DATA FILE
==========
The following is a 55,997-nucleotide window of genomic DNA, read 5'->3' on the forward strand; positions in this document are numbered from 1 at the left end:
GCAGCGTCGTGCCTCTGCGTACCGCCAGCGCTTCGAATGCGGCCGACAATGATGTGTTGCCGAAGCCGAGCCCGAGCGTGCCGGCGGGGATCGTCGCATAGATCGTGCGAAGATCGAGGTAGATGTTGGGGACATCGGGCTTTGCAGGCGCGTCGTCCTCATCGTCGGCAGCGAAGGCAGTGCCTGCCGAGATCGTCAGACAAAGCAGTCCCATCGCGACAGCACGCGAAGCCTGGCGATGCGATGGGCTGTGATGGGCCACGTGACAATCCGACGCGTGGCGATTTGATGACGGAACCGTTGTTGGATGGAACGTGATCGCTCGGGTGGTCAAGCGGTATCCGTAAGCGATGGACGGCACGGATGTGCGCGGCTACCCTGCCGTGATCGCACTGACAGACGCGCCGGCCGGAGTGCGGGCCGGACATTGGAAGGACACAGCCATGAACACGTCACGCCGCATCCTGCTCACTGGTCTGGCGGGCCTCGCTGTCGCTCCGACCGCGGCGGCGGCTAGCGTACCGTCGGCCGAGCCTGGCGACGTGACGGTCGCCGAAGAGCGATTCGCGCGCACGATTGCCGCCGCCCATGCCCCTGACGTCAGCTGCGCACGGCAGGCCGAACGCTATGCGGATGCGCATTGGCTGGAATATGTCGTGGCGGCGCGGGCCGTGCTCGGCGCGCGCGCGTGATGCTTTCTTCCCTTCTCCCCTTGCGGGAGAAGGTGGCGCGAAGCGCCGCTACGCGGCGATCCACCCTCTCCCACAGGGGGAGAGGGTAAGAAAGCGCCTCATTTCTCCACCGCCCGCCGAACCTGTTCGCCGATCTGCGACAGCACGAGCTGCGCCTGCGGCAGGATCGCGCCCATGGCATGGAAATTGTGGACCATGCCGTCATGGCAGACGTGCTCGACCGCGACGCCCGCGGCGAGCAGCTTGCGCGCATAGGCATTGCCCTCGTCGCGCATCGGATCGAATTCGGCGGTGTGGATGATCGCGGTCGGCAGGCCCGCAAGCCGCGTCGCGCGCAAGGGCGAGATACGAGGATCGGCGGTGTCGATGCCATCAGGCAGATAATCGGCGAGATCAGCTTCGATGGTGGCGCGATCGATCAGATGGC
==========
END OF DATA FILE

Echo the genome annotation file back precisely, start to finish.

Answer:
The following is a 55,997-nucleotide window of genomic DNA, read 5'->3' on the forward strand; positions in this document are numbered from 1 at the left end:
GCAGCGTCGTGCCTCTGCGTACCGCCAGCGCTTCGAATGCGGCCGACAATGATGTGTTGCCGAAGCCGAGCCCGAGCGTGCCGGCGGGGATCGTCGCATAGATCGTGCGAAGATCGAGGTAGATGTTGGGGACATCGGGCTTTGCAGGCGCGTCGTCCTCATCGTCGGCAGCGAAGGCAGTGCCTGCCGAGATCGTCAGACAAAGCAGTCCCATCGCGACAGCACGCGAAGCCTGGCGATGCGATGGGCTGTGATGGGCCACGTGACAATCCGACGCGTGGCGATTTGATGACGGAACCGTTGTTGGATGGAACGTGATCGCTCGGGTGGTCAAGCGGTATCCGTAAGCGATGGACGGCACGGATGTGCGCGGCTACCCTGCCGTGATCGCACTGACAGACGCGCCGGCCGGAGTGCGGGCCGGACATTGGAAGGACACAGCCATGAACACGTCACGCCGCATCCTGCTCACTGGTCTGGCGGGCCTCGCTGTCGCTCCGACCGCGGCGGCGGCTAGCGTACCGTCGGCCGAGCCTGGCGACGTGACGGTCGCCGAAGAGCGATTCGCGCGCACGATTGCCGCCGCCCATGCCCCTGACGTCAGCTGCGCACGGCAGGCCGAACGCTATGCGGATGCGCATTGGCTGGAATATGTCGTGGCGGCGCGGGCCGTGCTCGGCGCGCGCGCGTGATGCTTTCTTCCCTTCTCCCCTTGCGGGAGAAGGTGGCGCGAAGCGCCGCTACGCGGCGATCCACCCTCTCCCACAGGGGGAGAGGGTAAGAAAGCGCCTCATTTCTCCACCGCCCGCCGAACCTGTTCGCCGATCTGCGACAGCACGAGCTGCGCCTGCGGCAGGATCGCGCCCATGGCATGGAAATTGTGGACCATGCCGTCATGGCAGACGTGCTCGACCGCGACGCCCGCGGCGAGCAGCTTGCGCGCATAGGCATTGCCCTCGTCGCGCATCGGATCGAATTCGGCGGTGTGGATGATCGCGGTCGGCAGGCCCGCAAGCCGCGTCGCGCGCAAGGGCGAGATACGAGGATCGGCGGTGTCGATGCCATCAGGCAGATAATCGGCGAGATCAGCTTCGATGGTGGCGCGATCGATCAGATGGC